smashwords

Smashwords Survey 2017

Once again, Smashwords CEO Mark Coker has crunched the numbers and shared them with indie authors.

Find the complete results here.

 

And get ready to go ebook bargain hunting. The Smashwords Summer/Winter Sale starts July 1st!

Smashwords Summer/Winter Sale 2016

Books 2, 3 and 4 of the Herbert West Series will be available at half price.

Read an E-book Week (2)

Read an Ebook Week continues at Smashwords through Saturday. Here Edeana Malcolm tells Kindle owners how to load Smashwords books. Don’t miss out on all the great books available (including Edeana’s and mine).

My Writing Eden

How to download a Smashwords book to a Kindle reader

Don’t be held captive by Amazon. Sure it’s more convenient to buy e-books direct from Amazon, but this week you can get some really good book deals at Smashwords. For some reason, Amazon won’t take books from Smashwords. They prefer exclusivity, so writers have to publish directly.

Don’t worry. You can still benefit from the Smashwords promotion. As I promised yesterday, here are the instructions on how to download a Smashwords book to your Kindle or Kindle Fire.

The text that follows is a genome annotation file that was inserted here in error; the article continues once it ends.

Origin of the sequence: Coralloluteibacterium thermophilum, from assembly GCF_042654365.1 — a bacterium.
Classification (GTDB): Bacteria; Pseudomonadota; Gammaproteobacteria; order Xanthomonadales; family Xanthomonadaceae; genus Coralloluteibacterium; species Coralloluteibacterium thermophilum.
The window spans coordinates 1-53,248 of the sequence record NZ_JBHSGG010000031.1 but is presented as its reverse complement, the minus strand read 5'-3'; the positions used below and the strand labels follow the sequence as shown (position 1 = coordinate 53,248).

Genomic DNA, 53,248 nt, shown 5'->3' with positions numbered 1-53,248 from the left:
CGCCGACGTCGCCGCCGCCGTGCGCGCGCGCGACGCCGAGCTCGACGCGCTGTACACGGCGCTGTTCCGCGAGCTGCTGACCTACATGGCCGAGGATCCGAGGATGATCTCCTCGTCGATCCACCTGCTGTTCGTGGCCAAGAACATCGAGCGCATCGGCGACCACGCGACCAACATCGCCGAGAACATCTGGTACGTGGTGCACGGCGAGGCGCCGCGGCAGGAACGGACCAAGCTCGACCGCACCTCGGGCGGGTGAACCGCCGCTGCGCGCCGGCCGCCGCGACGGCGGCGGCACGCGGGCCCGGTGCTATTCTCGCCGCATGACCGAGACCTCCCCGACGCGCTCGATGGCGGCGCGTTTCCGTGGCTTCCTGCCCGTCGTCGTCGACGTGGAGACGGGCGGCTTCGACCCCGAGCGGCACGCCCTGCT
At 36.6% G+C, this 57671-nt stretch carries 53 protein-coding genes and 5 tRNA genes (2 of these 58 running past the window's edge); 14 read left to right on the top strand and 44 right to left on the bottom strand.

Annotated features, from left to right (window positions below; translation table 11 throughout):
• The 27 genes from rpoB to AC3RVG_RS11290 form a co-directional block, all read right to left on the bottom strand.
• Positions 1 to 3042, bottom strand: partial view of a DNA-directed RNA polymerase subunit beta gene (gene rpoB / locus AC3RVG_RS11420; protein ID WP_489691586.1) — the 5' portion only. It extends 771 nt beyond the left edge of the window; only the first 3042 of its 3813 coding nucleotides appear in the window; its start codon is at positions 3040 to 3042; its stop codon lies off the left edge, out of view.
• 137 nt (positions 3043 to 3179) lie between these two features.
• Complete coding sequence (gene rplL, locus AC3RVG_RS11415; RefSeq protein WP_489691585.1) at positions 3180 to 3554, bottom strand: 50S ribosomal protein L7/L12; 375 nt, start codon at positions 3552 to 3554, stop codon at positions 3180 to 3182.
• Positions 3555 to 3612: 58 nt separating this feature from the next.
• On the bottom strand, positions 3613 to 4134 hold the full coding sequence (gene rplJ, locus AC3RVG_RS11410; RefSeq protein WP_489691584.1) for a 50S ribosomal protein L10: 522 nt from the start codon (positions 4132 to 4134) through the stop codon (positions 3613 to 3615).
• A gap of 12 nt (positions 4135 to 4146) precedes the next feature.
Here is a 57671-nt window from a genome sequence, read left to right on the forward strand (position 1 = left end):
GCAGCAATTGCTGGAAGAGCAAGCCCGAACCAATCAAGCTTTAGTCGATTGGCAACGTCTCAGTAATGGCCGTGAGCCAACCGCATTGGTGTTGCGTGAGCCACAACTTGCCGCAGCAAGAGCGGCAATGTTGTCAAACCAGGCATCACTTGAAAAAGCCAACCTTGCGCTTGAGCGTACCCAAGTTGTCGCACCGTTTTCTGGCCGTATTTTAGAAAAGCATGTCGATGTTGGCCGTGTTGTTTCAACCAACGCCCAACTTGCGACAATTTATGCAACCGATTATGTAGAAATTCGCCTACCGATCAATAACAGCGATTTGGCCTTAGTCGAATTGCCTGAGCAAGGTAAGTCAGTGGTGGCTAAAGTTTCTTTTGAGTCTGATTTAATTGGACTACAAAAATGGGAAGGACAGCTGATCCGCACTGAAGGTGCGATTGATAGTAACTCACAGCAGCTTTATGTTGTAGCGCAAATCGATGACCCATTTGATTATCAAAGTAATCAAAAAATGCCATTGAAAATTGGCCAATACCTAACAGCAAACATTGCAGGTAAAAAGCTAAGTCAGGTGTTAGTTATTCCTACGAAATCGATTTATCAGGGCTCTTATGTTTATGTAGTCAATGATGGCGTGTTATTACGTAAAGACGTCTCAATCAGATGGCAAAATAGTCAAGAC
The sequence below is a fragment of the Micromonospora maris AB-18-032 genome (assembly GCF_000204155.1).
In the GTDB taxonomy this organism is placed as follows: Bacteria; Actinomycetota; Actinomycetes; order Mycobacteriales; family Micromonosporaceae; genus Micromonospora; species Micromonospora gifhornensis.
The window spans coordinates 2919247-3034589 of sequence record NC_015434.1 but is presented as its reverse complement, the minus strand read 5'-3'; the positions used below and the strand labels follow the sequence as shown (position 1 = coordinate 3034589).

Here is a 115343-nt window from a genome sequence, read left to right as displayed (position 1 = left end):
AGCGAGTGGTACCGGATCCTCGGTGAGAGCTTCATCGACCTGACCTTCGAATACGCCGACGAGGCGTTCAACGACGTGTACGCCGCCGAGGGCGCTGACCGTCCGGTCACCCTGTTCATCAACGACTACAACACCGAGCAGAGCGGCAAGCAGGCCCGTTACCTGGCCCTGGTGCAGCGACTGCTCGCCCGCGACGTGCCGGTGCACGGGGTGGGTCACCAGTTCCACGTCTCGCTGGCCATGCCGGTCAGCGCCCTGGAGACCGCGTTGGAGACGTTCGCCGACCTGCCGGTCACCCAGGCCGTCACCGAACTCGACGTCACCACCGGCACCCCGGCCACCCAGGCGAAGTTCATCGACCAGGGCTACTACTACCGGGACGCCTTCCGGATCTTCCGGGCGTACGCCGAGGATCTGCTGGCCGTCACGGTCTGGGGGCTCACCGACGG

First find the book you want at Smashwords at https://www.smashwords.com

How do I download books to my Kindle or Kindle Fire?
You’ll find links to all your purchased books in your Smashwords Library. There are two options for loading Smashwords ebook content to your Kindle or Kindle Fire:

1.  USB Connection.  Plug your Kindle into the USB slot (small rectangular slot)…

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Vampires, Heavy Metal and — Marionettes? : C Harrison’s We Are Toten Herzen and The One Rule of Magic